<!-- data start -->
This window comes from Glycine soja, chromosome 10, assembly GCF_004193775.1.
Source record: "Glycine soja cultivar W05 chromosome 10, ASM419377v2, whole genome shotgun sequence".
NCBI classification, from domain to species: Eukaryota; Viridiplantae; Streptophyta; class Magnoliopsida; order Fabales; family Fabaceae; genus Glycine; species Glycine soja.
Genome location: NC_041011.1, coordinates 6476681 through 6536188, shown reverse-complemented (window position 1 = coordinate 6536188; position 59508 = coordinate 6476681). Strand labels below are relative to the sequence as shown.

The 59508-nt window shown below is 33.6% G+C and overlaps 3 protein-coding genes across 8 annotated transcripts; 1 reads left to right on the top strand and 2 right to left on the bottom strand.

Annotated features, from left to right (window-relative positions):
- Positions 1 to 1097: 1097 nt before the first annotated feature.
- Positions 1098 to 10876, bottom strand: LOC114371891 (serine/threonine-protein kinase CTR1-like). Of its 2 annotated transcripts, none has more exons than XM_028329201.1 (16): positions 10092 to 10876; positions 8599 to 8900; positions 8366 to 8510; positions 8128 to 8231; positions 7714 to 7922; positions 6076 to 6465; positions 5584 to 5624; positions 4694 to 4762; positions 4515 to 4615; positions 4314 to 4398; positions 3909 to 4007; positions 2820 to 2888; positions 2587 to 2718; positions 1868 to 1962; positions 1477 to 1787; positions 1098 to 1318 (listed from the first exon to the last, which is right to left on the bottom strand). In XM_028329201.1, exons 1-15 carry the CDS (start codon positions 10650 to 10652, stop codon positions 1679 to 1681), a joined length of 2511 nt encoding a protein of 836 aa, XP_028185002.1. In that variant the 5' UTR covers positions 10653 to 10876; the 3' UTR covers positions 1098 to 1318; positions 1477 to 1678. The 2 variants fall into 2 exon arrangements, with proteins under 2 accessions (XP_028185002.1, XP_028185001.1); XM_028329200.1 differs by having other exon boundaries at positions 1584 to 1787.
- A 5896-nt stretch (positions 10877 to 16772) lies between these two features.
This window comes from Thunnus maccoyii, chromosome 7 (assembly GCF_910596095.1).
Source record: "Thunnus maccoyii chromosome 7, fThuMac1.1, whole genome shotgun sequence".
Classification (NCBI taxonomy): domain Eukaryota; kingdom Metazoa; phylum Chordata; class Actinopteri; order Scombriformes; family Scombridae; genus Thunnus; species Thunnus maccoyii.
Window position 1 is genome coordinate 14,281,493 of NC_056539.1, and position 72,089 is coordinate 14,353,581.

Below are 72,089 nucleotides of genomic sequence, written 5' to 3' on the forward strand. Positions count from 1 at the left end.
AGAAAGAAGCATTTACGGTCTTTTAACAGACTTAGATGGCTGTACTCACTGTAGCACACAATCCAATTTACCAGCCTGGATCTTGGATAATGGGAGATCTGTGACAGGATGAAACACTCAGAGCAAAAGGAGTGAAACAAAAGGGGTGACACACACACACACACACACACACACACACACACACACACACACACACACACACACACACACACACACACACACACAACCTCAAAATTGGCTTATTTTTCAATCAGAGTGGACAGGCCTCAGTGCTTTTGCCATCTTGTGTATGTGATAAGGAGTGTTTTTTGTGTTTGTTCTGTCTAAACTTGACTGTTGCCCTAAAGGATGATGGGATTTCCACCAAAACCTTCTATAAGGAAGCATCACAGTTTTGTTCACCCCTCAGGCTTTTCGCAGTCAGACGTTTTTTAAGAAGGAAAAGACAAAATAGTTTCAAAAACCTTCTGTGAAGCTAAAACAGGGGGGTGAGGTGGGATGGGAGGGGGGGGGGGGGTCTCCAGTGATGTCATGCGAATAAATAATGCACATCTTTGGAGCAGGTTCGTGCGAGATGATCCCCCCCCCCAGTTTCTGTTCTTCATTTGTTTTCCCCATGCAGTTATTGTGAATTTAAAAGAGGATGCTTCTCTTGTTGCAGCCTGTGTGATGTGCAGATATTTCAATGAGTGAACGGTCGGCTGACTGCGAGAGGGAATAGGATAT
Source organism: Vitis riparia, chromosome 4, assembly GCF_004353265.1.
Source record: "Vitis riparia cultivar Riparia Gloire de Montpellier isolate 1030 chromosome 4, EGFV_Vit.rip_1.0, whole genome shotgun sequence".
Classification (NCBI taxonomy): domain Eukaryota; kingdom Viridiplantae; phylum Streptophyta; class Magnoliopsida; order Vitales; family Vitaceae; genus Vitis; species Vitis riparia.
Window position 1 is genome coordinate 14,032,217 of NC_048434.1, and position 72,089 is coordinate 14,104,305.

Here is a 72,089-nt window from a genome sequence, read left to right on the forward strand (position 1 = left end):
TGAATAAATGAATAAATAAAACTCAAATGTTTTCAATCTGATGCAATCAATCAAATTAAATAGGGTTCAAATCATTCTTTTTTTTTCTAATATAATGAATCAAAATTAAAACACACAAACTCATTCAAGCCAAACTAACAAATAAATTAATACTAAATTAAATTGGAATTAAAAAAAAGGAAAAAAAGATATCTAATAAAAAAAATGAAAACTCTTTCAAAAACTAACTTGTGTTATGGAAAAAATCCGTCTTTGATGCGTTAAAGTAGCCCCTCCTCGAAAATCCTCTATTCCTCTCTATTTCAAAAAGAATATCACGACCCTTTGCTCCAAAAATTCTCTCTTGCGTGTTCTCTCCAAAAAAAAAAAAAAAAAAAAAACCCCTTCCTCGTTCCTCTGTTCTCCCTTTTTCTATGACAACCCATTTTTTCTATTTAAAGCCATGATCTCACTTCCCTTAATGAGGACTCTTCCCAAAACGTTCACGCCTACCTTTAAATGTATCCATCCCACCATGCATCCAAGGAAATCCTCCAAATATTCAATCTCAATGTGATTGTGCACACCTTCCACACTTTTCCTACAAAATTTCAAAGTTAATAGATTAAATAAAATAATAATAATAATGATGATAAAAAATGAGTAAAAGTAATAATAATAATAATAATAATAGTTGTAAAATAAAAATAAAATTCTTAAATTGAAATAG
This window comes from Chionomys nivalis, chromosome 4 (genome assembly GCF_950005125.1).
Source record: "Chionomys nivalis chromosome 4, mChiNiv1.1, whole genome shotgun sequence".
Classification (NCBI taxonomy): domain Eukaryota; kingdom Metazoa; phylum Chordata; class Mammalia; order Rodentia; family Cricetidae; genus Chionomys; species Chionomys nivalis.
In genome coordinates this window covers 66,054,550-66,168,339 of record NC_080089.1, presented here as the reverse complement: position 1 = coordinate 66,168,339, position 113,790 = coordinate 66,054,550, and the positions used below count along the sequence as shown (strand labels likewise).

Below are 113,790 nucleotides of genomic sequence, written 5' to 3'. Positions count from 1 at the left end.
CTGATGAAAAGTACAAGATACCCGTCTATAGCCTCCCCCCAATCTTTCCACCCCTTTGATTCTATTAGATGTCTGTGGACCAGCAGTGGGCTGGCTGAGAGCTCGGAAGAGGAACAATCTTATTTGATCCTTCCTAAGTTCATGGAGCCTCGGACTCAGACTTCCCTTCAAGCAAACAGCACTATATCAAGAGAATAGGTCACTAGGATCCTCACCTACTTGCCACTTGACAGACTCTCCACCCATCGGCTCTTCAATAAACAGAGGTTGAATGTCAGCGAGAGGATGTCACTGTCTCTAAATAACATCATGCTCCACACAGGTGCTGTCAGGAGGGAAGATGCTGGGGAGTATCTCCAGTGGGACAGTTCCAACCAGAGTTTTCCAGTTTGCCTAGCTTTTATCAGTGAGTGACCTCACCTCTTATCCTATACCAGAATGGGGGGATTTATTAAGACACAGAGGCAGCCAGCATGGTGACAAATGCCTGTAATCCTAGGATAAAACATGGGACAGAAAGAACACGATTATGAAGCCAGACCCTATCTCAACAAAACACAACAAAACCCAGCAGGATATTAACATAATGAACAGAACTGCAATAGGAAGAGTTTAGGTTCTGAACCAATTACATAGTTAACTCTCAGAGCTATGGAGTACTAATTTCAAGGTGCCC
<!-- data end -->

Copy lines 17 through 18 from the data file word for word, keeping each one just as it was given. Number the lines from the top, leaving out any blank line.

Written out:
Source record: "Vitis riparia cultivar Riparia Gloire de Montpellier isolate 1030 chromosome 4, EGFV_Vit.rip_1.0, whole genome shotgun sequence".
Classification (NCBI taxonomy): domain Eukaryota; kingdom Viridiplantae; phylum Streptophyta; class Magnoliopsida; order Vitales; family Vitaceae; genus Vitis; species Vitis riparia.